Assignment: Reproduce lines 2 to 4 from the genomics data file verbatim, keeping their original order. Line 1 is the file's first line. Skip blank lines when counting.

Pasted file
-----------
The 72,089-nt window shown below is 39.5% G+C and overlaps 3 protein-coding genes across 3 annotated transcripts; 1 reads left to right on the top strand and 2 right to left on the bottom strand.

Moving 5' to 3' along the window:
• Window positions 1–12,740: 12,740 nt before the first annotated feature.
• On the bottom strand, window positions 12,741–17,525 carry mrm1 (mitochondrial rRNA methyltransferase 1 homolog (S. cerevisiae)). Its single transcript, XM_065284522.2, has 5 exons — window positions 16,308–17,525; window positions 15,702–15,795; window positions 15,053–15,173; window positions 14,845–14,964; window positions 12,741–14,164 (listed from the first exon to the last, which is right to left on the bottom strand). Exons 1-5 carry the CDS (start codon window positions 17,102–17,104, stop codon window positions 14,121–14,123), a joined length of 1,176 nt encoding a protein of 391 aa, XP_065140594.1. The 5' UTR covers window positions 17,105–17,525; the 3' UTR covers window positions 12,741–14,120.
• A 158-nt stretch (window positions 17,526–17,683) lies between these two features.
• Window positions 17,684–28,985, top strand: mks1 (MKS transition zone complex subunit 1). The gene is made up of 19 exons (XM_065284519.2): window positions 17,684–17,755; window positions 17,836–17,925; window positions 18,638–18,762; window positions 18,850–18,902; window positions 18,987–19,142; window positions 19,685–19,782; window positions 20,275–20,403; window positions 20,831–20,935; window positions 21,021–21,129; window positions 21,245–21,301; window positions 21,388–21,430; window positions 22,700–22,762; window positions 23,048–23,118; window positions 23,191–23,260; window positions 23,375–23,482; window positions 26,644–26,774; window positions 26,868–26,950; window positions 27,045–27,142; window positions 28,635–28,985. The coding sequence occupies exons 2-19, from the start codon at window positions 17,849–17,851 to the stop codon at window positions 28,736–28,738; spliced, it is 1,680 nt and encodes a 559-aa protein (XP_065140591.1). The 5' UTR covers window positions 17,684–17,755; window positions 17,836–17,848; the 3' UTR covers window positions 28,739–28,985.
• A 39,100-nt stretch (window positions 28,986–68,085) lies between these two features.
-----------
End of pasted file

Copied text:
Moving 5' to 3' along the window:
• Window positions 1–12,740: 12,740 nt before the first annotated feature.
• On the bottom strand, window positions 12,741–17,525 carry mrm1 (mitochondrial rRNA methyltransferase 1 homolog (S. cerevisiae)). Its single transcript, XM_065284522.2, has 5 exons — window positions 16,308–17,525; window positions 15,702–15,795; window positions 15,053–15,173; window positions 14,845–14,964; window positions 12,741–14,164 (listed from the first exon to the last, which is right to left on the bottom strand). Exons 1-5 carry the CDS (start codon window positions 17,102–17,104, stop codon window positions 14,121–14,123), a joined length of 1,176 nt encoding a protein of 391 aa, XP_065140594.1. The 5' UTR covers window positions 17,105–17,525; the 3' UTR covers window positions 12,741–14,120.